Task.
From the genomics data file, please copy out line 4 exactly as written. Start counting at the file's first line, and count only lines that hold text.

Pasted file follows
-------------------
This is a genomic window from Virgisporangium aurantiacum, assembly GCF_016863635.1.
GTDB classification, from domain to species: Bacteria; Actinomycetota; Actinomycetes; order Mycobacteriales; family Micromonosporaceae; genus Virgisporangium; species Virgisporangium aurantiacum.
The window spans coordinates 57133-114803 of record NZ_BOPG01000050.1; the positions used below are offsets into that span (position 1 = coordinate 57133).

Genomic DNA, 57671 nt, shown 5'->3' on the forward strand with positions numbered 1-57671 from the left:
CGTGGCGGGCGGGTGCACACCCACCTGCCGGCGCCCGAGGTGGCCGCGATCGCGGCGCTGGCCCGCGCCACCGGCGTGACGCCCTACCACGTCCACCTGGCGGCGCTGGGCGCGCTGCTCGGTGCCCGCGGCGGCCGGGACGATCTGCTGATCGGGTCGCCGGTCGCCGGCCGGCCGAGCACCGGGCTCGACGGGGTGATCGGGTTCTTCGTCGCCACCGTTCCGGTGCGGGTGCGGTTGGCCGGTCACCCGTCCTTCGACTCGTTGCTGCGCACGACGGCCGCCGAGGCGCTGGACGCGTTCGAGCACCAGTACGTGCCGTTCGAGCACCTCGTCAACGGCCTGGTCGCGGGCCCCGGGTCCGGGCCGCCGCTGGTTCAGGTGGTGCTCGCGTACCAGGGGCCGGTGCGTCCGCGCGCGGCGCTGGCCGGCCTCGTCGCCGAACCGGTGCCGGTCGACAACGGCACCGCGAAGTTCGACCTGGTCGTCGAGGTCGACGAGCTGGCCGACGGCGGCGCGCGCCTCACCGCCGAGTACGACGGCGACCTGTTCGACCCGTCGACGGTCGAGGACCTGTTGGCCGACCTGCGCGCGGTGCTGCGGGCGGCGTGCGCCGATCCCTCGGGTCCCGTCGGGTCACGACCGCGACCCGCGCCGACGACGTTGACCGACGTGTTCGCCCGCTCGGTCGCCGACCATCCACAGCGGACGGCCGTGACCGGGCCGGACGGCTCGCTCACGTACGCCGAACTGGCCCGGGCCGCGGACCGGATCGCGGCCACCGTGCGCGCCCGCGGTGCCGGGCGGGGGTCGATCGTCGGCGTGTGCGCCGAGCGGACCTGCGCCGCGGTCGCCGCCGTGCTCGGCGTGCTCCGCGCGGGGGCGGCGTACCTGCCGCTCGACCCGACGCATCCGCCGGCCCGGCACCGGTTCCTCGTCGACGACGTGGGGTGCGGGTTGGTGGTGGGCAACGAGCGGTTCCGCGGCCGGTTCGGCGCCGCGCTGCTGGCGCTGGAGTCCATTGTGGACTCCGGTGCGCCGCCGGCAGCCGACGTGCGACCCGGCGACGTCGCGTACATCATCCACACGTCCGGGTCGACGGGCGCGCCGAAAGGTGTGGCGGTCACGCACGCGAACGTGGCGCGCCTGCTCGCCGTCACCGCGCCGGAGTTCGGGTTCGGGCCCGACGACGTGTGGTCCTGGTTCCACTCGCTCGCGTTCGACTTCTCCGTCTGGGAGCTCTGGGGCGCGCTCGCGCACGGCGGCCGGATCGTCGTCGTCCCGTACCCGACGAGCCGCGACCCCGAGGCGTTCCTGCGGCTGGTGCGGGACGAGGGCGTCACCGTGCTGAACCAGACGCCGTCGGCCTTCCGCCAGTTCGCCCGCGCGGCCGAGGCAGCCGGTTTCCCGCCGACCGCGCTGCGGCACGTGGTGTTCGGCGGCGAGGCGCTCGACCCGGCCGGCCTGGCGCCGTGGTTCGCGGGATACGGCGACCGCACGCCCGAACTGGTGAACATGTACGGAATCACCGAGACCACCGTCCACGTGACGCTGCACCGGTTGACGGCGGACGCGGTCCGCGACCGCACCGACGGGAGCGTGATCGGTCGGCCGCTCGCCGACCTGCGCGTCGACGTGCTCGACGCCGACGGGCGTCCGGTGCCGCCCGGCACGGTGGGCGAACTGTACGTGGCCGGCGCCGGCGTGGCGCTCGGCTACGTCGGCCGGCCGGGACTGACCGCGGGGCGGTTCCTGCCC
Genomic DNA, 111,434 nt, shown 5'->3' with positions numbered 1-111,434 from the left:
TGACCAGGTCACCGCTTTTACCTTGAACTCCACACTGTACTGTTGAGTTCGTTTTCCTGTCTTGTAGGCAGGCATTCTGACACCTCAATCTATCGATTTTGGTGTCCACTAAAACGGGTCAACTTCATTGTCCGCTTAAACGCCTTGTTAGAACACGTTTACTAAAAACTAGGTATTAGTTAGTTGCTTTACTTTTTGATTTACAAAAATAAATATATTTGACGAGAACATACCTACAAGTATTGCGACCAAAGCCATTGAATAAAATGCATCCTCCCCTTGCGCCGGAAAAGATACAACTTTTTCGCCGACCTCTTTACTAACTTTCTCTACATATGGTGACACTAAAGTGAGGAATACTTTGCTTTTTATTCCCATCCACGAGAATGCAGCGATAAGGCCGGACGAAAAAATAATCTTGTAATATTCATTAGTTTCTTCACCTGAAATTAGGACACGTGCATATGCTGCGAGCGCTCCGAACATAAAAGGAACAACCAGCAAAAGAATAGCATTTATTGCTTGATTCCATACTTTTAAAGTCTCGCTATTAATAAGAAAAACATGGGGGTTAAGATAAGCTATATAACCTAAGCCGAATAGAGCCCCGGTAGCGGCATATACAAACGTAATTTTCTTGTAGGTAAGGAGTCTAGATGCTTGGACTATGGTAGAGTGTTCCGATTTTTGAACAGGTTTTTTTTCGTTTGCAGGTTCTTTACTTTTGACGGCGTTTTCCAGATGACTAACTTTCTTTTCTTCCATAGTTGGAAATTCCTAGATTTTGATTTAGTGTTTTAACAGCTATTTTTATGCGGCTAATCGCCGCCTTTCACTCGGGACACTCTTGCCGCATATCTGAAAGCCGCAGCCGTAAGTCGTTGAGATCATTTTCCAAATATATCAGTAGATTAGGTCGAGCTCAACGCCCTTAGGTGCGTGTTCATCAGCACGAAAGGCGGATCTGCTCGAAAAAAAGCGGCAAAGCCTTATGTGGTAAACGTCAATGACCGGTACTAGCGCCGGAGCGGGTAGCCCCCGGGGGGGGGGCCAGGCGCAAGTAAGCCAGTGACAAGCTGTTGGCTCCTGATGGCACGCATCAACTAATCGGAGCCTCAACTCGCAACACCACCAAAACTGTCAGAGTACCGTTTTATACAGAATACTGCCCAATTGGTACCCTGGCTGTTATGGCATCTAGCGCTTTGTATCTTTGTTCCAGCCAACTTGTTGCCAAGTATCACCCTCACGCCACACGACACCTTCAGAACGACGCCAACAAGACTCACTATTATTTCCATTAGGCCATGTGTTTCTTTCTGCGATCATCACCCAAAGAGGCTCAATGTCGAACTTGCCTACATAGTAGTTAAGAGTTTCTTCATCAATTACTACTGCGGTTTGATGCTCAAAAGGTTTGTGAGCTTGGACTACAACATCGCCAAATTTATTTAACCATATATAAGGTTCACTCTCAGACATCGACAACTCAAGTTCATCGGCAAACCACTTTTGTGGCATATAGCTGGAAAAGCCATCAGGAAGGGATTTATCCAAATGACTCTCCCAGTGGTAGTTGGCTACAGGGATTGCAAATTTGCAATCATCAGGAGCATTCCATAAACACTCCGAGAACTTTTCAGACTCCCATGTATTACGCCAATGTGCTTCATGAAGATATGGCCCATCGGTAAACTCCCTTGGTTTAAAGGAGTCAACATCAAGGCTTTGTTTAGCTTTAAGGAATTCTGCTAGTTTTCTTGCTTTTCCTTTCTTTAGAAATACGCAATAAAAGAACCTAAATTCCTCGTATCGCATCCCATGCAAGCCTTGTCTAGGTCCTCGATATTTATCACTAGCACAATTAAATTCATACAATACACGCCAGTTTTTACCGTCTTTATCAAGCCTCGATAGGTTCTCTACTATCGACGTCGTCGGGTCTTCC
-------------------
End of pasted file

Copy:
Genomic DNA, 57671 nt, shown 5'->3' on the forward strand with positions numbered 1-57671 from the left: